Just like Jalalabad

The American that went to Jalalabad wrote:

      It looks like New Jersey!

What would he have thought of Afghans in Parsippany?

This was 1922, there was no “Cold War”

to boil Afghanistan down to the bones—

so there were no Afghans in Parsippany, yet.

But I think, he needed to meet some Jersey Afghans

to see if they agreed with him.

In Jersey, my dad sat by a small waterfall and said,

Once there was a man in the Safid Koh who was so powerful in faith

that he turned the waterfall back upwards just with the utterance of a prayer.

Now, Kiran, my journalist friend tells me she was in Safid Koh

and it’s not a place for mountainside picnics—

the mountains are all for bunkers, weapons,

and the falling teeth of warplanes.

She sends me photos of checkpoints from her phone.

But I am still thinking

about my father’s story of my grandfather

by the waterfall in the Safid Koh. So I say,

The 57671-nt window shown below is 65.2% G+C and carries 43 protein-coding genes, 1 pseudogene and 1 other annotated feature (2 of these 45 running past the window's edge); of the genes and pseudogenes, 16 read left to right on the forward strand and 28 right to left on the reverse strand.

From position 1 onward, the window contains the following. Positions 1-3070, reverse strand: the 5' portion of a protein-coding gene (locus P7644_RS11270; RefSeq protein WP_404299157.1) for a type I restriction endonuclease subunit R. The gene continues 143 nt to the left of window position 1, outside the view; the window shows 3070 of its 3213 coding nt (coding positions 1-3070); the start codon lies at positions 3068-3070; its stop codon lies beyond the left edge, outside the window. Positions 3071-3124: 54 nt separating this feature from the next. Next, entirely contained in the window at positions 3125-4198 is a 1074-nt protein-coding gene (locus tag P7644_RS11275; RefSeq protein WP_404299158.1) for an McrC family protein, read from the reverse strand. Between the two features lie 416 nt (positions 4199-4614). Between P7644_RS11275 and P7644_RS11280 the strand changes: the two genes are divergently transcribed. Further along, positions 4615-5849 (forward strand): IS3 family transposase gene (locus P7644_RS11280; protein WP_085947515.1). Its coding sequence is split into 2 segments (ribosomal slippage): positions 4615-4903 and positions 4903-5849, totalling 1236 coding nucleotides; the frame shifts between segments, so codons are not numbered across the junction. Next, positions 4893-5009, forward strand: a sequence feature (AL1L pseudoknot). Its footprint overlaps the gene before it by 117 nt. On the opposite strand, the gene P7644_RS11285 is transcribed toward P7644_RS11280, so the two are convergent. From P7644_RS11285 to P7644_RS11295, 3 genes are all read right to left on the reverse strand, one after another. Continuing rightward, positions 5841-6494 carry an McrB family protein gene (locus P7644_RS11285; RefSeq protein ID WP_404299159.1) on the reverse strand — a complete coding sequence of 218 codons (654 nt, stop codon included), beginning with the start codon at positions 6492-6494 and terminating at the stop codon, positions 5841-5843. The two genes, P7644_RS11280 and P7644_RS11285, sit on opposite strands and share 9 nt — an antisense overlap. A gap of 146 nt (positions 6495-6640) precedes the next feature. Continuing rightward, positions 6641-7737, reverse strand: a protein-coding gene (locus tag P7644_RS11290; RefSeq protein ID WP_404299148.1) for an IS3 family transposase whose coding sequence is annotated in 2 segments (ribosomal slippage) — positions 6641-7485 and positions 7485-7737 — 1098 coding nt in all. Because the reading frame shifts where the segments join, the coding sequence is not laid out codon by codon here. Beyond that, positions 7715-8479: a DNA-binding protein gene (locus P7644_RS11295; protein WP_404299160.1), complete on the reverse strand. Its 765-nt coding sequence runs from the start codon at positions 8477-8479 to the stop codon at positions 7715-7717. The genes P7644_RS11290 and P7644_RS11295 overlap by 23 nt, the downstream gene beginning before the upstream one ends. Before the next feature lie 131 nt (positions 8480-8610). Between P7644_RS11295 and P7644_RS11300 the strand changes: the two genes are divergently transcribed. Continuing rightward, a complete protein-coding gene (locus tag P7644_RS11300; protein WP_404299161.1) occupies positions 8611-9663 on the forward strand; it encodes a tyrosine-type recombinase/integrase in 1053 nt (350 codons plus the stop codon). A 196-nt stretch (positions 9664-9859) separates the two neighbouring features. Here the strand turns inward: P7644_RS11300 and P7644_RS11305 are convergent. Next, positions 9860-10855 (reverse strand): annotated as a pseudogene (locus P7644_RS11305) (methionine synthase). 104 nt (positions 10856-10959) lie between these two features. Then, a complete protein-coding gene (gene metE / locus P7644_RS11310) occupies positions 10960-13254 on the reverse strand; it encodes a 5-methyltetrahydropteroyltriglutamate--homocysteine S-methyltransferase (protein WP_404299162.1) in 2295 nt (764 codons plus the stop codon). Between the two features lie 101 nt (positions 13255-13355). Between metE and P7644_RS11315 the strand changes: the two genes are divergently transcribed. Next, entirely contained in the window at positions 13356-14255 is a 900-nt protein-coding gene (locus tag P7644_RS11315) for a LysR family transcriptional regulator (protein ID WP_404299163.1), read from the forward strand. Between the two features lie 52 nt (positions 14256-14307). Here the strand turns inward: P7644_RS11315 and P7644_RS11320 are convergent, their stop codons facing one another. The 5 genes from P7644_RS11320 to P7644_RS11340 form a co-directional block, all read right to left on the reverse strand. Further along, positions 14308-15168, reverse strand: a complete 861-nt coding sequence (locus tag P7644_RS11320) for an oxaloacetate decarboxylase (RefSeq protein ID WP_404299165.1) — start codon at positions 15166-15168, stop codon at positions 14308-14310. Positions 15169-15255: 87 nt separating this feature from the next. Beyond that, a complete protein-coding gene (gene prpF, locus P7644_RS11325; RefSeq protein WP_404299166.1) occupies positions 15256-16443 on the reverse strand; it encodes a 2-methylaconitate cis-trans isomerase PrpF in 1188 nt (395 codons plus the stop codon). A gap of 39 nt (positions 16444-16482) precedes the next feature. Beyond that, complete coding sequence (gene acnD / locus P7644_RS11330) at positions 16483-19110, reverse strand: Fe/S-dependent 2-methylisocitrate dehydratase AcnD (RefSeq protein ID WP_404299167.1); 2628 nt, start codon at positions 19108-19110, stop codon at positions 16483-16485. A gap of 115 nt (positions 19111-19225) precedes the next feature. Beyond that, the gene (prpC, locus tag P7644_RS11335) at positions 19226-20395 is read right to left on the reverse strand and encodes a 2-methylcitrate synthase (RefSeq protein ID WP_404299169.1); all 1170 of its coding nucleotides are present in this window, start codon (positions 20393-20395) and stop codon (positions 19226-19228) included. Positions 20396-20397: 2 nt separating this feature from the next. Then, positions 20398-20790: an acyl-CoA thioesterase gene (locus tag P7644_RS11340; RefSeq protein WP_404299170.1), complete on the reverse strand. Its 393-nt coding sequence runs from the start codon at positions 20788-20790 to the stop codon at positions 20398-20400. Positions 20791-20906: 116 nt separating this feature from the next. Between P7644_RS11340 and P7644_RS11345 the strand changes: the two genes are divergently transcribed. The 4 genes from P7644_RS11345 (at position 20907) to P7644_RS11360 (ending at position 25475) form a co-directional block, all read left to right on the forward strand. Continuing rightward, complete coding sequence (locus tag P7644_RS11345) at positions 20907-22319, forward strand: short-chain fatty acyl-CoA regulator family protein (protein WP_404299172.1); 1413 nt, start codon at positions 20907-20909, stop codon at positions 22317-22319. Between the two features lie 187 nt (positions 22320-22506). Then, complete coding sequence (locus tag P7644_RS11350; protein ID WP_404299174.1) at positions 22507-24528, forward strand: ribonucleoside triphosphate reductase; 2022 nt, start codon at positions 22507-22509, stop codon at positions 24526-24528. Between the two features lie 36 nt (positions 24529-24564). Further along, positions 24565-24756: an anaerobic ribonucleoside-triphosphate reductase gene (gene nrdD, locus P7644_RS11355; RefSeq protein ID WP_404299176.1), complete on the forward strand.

See, it is a bewitched place.

There is a spell, a tilism, to keep people from reaching it.

She shakes her head and tells me No,

you need to go and see for yourself in New Jersey.

Zohra Saed

Zohra Saed is the co-editor of One Story, Thirty Stories: An Anthology of Contemporary Afghan American Literature (University of Arkansas Press), editor of Langston Hughes: Poems, Photos, and Notebooks from Turkestan (Lost & Found, The CUNY Poetics Documents Initiative); and poetry Woman. Hand/Pen. (Belladonna chaplet series). Her essays on the Central Asian diaspora have appeared in Eating Asian America (NYU Press) and The Asian American Literary Review. Her poetry has been published in numerous journals and translated into German, Arabic, and Portuguese.